Extension Bulletins Raise CA Awareness for Malawian Farmers

Conservation Agriculture Malawi

CIMMYT, Washington State University and Total Land Care (TLC) recently published a series of extension bulletins to spread awareness of the benefits that different conservation agriculture (CA) techniques could have for farmers in Malawi.

The study, “Sustainable Intensification and Diversification on Maize-based Agroecosystems in Malawi,” took place over three years in the districts of Nkhotakota and Dowa, and was sponsored by MAIZE CRP through a Competitive Grants Initiative.

Over the study period, three different cropping systems — no-till, conservation agriculture, and conventional tillage — were applied to smallholder farms. The three extension bulletins detail the respective impacts on crop yields and residue production, soil-water relations and the economic impacts for smallholder households.

The bulletins have been printed for distribution to Malawian extension agents and non-governmental organizations so that this vital knowledge can be passed on to farmers.

The Findings

In the study, the no-till maize plots incorporated only two of the three principles of CA, no tillage and residue retention but not crop rotations, while conservation agriculture and conventional tillage incorporated diverse cropping systems.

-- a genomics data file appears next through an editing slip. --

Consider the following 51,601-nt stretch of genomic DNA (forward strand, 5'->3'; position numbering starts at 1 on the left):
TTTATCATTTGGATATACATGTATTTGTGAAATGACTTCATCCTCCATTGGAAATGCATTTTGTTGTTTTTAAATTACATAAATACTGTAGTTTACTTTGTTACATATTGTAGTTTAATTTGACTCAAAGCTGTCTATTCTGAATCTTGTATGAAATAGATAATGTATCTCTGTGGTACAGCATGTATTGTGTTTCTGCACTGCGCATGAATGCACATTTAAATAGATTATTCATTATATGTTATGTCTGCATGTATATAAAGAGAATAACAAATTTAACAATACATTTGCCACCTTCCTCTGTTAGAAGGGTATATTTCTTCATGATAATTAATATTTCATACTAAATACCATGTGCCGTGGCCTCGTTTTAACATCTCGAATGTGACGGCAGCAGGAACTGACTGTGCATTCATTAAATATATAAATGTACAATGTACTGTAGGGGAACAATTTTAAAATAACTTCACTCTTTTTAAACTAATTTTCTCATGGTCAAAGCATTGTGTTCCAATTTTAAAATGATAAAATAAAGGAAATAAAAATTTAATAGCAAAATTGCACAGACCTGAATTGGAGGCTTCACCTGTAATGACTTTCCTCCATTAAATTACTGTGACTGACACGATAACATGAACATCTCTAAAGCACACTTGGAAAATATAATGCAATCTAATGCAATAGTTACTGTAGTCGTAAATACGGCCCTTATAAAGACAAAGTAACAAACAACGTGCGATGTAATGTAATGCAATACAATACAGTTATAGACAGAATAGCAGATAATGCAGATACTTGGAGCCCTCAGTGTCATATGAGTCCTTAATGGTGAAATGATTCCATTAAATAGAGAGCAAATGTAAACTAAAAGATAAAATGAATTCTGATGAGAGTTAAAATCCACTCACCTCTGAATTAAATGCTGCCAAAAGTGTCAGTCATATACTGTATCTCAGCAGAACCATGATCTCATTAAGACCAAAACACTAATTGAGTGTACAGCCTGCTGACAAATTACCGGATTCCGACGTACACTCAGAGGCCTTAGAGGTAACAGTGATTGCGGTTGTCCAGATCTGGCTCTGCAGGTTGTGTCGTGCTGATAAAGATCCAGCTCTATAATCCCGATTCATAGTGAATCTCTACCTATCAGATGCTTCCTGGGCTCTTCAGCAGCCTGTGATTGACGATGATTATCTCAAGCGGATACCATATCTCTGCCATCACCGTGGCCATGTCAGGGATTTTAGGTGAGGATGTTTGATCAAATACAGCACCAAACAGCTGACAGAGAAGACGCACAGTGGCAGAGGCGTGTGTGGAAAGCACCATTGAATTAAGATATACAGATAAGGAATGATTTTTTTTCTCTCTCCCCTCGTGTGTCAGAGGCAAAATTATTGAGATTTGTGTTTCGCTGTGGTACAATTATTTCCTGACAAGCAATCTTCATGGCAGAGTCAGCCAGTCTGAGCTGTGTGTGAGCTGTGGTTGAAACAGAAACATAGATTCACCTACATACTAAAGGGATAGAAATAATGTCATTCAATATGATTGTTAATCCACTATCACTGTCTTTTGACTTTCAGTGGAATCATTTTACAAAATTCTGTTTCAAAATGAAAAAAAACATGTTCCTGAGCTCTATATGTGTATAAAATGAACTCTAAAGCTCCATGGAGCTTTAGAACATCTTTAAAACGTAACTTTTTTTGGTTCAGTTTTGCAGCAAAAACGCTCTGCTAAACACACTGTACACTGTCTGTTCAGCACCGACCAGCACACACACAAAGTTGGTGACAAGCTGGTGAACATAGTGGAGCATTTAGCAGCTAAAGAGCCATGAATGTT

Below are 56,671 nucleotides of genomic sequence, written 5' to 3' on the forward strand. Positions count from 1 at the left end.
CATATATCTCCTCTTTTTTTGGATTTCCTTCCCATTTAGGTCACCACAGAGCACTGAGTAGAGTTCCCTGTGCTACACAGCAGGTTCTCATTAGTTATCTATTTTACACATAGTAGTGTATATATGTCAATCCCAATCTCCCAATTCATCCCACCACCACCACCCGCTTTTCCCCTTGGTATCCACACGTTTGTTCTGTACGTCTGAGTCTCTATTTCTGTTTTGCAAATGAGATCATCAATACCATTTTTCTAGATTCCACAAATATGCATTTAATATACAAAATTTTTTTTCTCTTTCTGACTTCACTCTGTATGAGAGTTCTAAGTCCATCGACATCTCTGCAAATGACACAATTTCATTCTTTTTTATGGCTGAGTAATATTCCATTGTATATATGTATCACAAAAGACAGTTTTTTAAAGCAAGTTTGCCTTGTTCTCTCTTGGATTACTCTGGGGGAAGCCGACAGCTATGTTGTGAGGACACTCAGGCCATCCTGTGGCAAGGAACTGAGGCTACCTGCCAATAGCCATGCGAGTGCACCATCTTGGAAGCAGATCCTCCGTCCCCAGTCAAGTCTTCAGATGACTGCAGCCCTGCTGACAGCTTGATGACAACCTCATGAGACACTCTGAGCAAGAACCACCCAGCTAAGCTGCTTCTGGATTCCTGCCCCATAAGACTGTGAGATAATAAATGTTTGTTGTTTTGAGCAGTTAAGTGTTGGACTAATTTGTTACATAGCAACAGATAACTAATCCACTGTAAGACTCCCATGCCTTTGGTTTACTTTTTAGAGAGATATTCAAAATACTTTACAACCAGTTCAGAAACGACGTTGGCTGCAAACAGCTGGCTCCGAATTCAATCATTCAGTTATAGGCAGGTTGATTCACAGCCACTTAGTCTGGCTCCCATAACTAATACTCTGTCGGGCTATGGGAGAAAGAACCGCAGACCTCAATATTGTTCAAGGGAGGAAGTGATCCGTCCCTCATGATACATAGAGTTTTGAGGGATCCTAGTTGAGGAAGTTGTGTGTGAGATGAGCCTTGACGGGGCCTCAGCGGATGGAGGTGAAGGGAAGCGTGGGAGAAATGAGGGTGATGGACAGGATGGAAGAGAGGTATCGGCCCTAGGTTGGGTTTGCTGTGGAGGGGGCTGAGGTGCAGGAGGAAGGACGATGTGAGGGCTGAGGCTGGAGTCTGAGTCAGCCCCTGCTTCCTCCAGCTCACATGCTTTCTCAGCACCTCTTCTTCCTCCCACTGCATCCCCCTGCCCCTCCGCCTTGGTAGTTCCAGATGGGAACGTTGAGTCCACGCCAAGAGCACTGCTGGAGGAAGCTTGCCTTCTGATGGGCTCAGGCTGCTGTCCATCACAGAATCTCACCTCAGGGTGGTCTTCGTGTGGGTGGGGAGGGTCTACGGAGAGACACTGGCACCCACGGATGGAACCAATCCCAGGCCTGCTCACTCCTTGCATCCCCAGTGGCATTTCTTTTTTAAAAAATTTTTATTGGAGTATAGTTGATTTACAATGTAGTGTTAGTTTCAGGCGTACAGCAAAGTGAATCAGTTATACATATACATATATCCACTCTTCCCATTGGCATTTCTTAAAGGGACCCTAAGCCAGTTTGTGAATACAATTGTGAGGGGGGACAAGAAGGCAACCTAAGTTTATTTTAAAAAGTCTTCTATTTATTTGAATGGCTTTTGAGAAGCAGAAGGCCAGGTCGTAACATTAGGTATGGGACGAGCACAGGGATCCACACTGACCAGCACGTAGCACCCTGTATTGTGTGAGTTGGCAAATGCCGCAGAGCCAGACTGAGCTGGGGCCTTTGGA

It was found that that in terms of crop yields, crop rotations had the greatest impact on maize yields, leading to higher yields in conservation agriculture and conventional tillage than in continuous no-till maize.Moisture retention under mulch

In regard to soil-water relations, infiltration of water into the soil was greatest in no-till maize and conservation agriculture, with 90% of applied water infiltrating into soils in the no-till plot and 60% in conservation agriculture in the Nkhotakota district.

Sediment runoff was greatest in conventional tillage in both districts. In terms of economic impacts on smallholder households the study found that conservation agriculture used labor more efficiently than conventional tillage, although variable costs were lowest in conventional tillage.

Overall, it was found that the act of incorporating crop rotations into maize-based conservation agriculture and conventional tillage systems can help to increase maize yields, and that it can also offer smallholder farmers returns to labor and variable costs equal to or greater than continuous no-till maize production.

The authors of the bulletins are Dan TerAvest (Washington State University), John Reganold (Washington State University), and Christian Thierfelder (CIMMYT).

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